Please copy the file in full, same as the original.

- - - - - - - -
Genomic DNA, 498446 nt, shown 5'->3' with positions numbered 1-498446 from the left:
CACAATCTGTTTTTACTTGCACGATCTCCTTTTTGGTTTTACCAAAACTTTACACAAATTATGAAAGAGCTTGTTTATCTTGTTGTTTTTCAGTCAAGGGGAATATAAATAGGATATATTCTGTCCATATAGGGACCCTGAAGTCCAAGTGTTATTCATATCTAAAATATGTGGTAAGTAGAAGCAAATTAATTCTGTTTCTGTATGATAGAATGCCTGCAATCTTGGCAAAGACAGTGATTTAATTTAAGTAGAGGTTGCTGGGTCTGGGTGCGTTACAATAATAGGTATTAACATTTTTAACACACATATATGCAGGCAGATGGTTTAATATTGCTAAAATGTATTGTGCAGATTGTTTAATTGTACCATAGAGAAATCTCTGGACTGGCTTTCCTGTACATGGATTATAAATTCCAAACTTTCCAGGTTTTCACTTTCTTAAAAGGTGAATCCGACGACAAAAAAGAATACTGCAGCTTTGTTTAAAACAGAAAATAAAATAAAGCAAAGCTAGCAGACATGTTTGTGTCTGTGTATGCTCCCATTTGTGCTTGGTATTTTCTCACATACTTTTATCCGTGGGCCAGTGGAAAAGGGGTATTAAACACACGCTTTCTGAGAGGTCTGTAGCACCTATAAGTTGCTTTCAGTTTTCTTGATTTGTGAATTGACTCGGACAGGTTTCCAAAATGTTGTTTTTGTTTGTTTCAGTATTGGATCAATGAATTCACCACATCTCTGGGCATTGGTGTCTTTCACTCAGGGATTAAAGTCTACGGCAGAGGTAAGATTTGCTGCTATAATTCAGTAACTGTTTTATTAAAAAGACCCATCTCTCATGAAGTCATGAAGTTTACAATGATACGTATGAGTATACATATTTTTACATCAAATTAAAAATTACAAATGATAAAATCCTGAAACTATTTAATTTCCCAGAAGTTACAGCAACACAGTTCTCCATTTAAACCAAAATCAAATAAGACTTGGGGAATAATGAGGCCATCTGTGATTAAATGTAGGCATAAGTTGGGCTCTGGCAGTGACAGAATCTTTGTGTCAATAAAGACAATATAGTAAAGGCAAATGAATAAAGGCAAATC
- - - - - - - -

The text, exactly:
Genomic DNA, 498446 nt, shown 5'->3' with positions numbered 1-498446 from the left:
CACAATCTGTTTTTACTTGCACGATCTCCTTTTTGGTTTTACCAAAACTTTACACAAATTATGAAAGAGCTTGTTTATCTTGTTGTTTTTCAGTCAAGGGGAATATAAATAGGATATATTCTGTCCATATAGGGACCCTGAAGTCCAAGTGTTATTCATATCTAAAATATGTGGTAAGTAGAAGCAAATTAATTCTGTTTCTGTATGATAGAATGCCTGCAATCTTGGCAAAGACAGTGATTTAATTTAAGTAGAGGTTGCTGGGTCTGGGTGCGTTACAATAATAGGTATTAACATTTTTAACACACATATATGCAGGCAGATGGTTTAATATTGCTAAAATGTATTGTGCAGATTGTTTAATTGTACCATAGAGAAATCTCTGGACTGGCTTTCCTGTACATGGATTATAAATTCCAAACTTTCCAGGTTTTCACTTTCTTAAAAGGTGAATCCGACGACAAAAAAGAATACTGCAGCTTTGTTTAAAACAGAAAATAAAATAAAGCAAAGCTAGCAGACATGTTTGTGTCTGTGTATGCTCCCATTTGTGCTTGGTATTTTCTCACATACTTTTATCCGTGGGCCAGTGGAAAAGGGGTATTAAACACACGCTTTCTGAGAGGTCTGTAGCACCTATAAGTTGCTTTCAGTTTTCTTGATTTGTGAATTGACTCGGACAGGTTTCCAAAATGTTGTTTTTGTTTGTTTCAGTATTGGATCAATGAATTCACCACATCTCTGGGCATTGGTGTCTTTCACTCAGGGATTAAAGTCTACGGCAGAGGTAAGATTTGCTGCTATAATTCAGTAACTGTTTTATTAAAAAGACCCATCTCTCATGAAGTCATGAAGTTTACAATGATACGTATGAGTATACATATTTTTACATCAAATTAAAAATTACAAATGATAAAATCCTGAAACTATTTAATTTCCCAGAAGTTACAGCAACACAGTTCTCCATTTAAACCAAAATCAAATAAGACTTGGGGAATAATGAGGCCATCTGTGATTAAATGTAGGCATAAGTTGGGCTCTGGCAGTGACAGAATCTTTGTGTCAATAAAGACAATATAGTAAAGGCAAATGAATAAAGGCAAATC